This may sound wierd, but I'm trying to figure out what my leg should "feel like" while I'm riding. I ride English in an all-purpose saddle (training in hunter/jumper), and I know what my leg position should look like (heels down, straight line from ear to hip to heel), but my question is: what part of my leg do I grip with? Am I supposed to have equal pressure from my thighs and my calves, or should my thighs be tightly holding on and my calves looser?
Thank you!

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If your thighs hold tightly, they will constrict the horse. Think of your legs hanging in an upside down U rather than an upside down V. Which discipline are you working on? In dressage, the calves stay quietly against the horse's side and the thigh is also on, but not with more pressure than the calves. When I think about it, I guess my entire leg is on evenly, then I use the part of the leg I need at a given moment for a specific aid.
I can't speak about the other disciplines.
You never grip with any part of your legs. This causes endless problems for riders and horses. Horses are taught to move away from pressure and when the rider grips the horse may go faster or may ignore your leg causing the rider to use more leg and the horse to ignore the rider even more. A vicious circle.
Your legs should take the shape of the horse in such away that if the horse was removed the rider would still retain the shape with their own legs. (your legs should be like wet cloths). This takes muscle and flexibility for the rider and is something many riders lack. Mary Wanless has the best explanation in her books of how to achieve a good seat. Basically the rider must use their femurs to "pull" themselves into the saddle with positive muscular pressure. To get a feel for this you need somebody to gently pull on one of your legs at the knee while you are in your saddle. The rider has to build up enough muscle to supply their own pull. Eckart Meyners has great exercises for riders, off the horse.
Queenrider's comments reminded me to say that when I say my legs are on the horse, they are not gripping tightly, they are just there in soft steady contact (ideally!;)). I apply an aid, then soften, but my leg is always in contact with my horse's side.
For someone to help you with exercises on site, you can post your questions in the Ride Better 1-2-3 Blog clinic and Heather will help you.
As others have already commented, you shouldn't be gripping anywhere. THat's the most sure-fire way to desensitize your horse to pressure, and you don't want to do that as you need him/her to be sensitive to the leg pressure. Ideally your thigh should be in contact with the saddle at all times as without that contact you won't feel your horse's movement clearly and you won't know when his stride shortens, when he is falling out with his shoulder - just generally you won't have the awareness of where he is at any given point. However, be careful that while trying to achieve that contact, you don't end up losing your posture in other ways - e.g. careful not to have your lower leg move too far back, and careful not to sit too far forward so that you are almost sitting on your crotch. So don't tip your pelvis forward.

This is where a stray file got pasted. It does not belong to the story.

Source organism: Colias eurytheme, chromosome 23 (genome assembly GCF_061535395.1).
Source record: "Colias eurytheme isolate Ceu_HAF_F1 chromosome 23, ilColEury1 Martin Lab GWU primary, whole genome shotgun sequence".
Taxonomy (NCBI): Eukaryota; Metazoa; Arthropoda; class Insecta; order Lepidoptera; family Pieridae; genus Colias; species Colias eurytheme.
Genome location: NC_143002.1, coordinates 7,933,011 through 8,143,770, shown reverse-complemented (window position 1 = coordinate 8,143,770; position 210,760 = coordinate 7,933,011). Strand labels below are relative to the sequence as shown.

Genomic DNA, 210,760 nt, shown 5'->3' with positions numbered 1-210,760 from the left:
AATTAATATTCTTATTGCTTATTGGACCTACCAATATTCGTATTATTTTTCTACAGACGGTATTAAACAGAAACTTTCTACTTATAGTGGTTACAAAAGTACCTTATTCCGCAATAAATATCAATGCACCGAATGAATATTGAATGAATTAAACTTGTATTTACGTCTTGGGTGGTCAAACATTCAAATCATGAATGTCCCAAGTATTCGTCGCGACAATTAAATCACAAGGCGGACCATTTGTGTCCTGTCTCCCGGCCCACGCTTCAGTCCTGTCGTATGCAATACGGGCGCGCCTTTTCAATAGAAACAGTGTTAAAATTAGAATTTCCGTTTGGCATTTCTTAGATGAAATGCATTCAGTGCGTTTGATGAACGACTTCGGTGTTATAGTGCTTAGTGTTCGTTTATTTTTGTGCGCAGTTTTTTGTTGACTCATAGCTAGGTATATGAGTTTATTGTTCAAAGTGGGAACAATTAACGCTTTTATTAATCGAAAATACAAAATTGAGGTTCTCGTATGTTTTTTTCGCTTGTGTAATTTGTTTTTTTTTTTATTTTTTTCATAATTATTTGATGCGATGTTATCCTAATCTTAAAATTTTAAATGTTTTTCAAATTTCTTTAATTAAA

something that my teacher told me: while learning (for both you and your horse) it's actually OK to lean your upper body forward slightly as long as you don't slump and as long as you don't tip your pelvis forward. You can start straightening up gradually once your muscles have strengthened and you gained the required felexibility.

The best advice really is this: take riding lesson from a good instructor or, if you cannot manage that, see if you can get a friend to video record you while you ride so you can see exactly what you are doing and compare that to closeups of riders whose riding style you consider to be exceptional.

Exercise you might try that have helped me: ride without stirrups but maintaining the proper leg and thigh position. First at walk and then try a sitting trot if your horse is up to it. That will really show you where you have a tendency to grip. It may even show you that your stirrups are the wrong length :-) (as it did with me after my teacher put me through a lesson of that - I ended up lengthening my stirrups by 2 inches and all of a sudden I stopped having the problem of my lower legs creeping forward!)

I am lucky personally: I have a great teacher who is able to adjust my seat for the better gradually as she judges I am ready. Which is why I am recommending lessons as having a proper seat is such an essential part of riding.
It should feel like you are giving the horse a cuddle with your lower leg , and you can feel the movement of the horses belly as it swings from side to side. Think about knees down, toes up . Remember cuddles are not gripping . Only put more pressure with your thighs when you want a downward transition. The tighter you grip the less secure you will feel, gravity will keep you in the saddle if you have an independant seat. Lessons are an absolute must!!! Cheers Geoffrey
I am taking lessons with a great trainer. I just forget to ask all of my questions during my lessons, so it's easy to ask on here and get a lot of input.


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